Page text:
The European Parliament’s Fisheries Committee has provisionally agreed on a schedule for the reform of the Common Fisheries Policy which will most likely prolong the process well into 2013 - The reform was initially intended to finish by the end of 2012.

The European Parliament’s Fisheries Committee has provisionally agreed on a schedule for the reform of the Common Fisheries Policy which will most likely prolong the process well into 2013 - The reform was initially intended to finish by the end of 2012.

MEP Ulrike Rodust, the European Parliament’s “rapporteur” responsible for the negotiation of the new CFP basic regulation, has outlined her foreseen schedule. She intends to present a working document early next year, to be discussed with national parliaments in February. Throughout the first half of 2012, several hearings and workshops are planned, to discuss various elements of the proposals among MEPs and with stakeholders.

The Fisheries Committee is then expected to vote on Mrs. Rodust’s report in July, and the Plenary would vote in September, thus finalising the Parliament’s first reading process.

However, since Parliament and Council are co-legislators on most fisheries issues since the entry into force of the Lisbon Treaty, the Council of Ministers will have to negotiate the final legislation with the Parliament. Since the CFP is such a complex and politically sensitive package of legislation, it can be expected that the negotiations between Council and Parliament will continue well into 2013.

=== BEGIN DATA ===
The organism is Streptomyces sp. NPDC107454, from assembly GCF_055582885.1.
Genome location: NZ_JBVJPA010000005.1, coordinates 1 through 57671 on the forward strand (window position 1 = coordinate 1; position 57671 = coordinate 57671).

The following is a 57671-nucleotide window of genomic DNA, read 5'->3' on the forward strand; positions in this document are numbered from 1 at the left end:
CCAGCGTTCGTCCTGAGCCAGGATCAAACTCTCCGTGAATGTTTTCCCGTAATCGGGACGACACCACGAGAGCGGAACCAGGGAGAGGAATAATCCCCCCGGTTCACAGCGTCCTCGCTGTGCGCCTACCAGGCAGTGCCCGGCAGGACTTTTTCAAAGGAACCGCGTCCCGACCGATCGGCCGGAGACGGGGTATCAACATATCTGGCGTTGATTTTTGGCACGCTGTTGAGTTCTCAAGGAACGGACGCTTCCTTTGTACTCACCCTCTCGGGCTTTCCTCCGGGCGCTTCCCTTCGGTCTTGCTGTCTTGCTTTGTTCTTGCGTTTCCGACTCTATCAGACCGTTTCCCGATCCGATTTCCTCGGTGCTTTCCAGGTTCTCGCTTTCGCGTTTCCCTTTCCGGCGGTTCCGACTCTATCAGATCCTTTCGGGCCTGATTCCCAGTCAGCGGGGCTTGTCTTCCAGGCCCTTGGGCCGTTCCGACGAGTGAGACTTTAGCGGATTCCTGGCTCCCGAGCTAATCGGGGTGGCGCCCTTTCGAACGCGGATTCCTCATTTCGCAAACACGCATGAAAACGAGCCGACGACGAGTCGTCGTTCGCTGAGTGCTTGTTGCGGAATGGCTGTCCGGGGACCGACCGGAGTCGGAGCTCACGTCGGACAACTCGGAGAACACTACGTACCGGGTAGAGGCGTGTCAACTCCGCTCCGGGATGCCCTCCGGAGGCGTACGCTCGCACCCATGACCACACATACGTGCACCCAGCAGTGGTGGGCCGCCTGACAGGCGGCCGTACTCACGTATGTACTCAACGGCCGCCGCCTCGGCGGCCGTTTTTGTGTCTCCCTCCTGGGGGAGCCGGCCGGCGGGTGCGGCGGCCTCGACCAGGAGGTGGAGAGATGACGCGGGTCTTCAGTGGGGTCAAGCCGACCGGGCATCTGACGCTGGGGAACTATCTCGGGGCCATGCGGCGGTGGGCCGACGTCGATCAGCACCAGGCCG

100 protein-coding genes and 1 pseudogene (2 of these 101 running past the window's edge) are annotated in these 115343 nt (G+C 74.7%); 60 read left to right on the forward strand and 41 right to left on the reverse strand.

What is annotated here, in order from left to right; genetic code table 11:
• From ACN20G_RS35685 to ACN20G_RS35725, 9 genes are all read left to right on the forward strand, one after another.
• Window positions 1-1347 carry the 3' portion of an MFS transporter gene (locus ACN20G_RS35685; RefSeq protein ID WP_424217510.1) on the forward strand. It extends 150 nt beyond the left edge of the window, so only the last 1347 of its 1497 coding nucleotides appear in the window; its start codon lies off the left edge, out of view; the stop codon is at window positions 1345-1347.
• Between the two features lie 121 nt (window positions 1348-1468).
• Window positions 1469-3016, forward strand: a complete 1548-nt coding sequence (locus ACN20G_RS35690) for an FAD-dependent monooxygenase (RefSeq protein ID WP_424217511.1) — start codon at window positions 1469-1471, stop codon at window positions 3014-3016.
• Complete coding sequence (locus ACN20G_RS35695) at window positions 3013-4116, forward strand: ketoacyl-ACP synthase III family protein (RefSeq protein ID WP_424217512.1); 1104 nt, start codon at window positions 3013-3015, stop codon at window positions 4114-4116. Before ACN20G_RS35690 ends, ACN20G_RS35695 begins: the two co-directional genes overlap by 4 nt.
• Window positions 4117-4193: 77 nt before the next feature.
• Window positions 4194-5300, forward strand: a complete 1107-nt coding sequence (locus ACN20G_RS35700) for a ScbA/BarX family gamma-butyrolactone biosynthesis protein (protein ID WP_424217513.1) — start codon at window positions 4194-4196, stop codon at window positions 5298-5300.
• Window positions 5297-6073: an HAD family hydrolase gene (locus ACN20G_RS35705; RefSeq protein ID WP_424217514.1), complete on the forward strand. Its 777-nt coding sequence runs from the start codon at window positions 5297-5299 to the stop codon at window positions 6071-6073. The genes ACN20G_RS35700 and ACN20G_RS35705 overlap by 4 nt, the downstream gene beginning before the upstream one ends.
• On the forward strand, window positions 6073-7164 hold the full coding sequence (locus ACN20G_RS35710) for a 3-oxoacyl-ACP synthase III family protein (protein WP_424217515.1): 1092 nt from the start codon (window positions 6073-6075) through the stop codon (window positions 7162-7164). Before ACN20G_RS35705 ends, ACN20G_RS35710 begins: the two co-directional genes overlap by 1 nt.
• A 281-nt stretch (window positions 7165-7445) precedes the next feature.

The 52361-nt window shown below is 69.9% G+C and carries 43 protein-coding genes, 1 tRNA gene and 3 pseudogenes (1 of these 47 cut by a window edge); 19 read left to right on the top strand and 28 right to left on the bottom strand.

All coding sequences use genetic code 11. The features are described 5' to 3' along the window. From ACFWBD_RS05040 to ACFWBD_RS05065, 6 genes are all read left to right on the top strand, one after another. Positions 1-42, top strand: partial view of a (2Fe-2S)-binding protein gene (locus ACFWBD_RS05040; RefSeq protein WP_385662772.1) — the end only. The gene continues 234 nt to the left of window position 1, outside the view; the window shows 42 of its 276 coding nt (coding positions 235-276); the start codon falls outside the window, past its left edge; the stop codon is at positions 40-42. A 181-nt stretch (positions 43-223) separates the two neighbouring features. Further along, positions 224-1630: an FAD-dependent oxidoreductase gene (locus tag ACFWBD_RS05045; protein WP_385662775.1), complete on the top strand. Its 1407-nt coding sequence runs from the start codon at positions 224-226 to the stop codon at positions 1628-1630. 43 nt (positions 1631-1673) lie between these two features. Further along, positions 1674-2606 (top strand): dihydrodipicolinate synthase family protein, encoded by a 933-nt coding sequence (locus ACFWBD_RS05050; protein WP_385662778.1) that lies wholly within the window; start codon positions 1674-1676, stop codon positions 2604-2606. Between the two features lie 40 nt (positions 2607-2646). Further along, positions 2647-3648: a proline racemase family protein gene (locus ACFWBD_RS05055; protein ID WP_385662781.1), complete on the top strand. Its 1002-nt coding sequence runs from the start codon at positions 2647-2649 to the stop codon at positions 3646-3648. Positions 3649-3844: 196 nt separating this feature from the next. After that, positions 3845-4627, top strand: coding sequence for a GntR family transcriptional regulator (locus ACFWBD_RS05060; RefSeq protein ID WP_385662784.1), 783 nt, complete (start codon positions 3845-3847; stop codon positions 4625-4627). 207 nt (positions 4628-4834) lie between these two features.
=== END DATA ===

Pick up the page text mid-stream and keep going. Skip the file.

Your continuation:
In the worst case scenario, if Council and Parliament do not agree on a final piece of legislation through normal channels, a conciliation procedure could last until early 2014. The current regulation is valid until the end of 2012.

The CFP reform process was launched early on, in late 2008, by Commissioner Joe Borg. His successor, Maria Damanaki, has been keen on having a radical reform, and has allowed significant time for consultation with the Member States, the Parliament and the various stakeholders.

After the publication of the Commission’s proposal in July 2011, the European Parliament has been delayed by internal struggles and conflict regarding the attribution of the rapporteurships for the different elements of the CFP reform package. An agreement has only been found in late September, which has significantly delayed any content-related discussions in that forum.

In the meantime, the Member States are steaming ahead and reviewing the proposal article by article. The Polish Presidency is expected to produce a summary of the main Member State positions by the end of the year, and the Danish Presidency will then chair negotiations on a common Council position in the first half of 2012.

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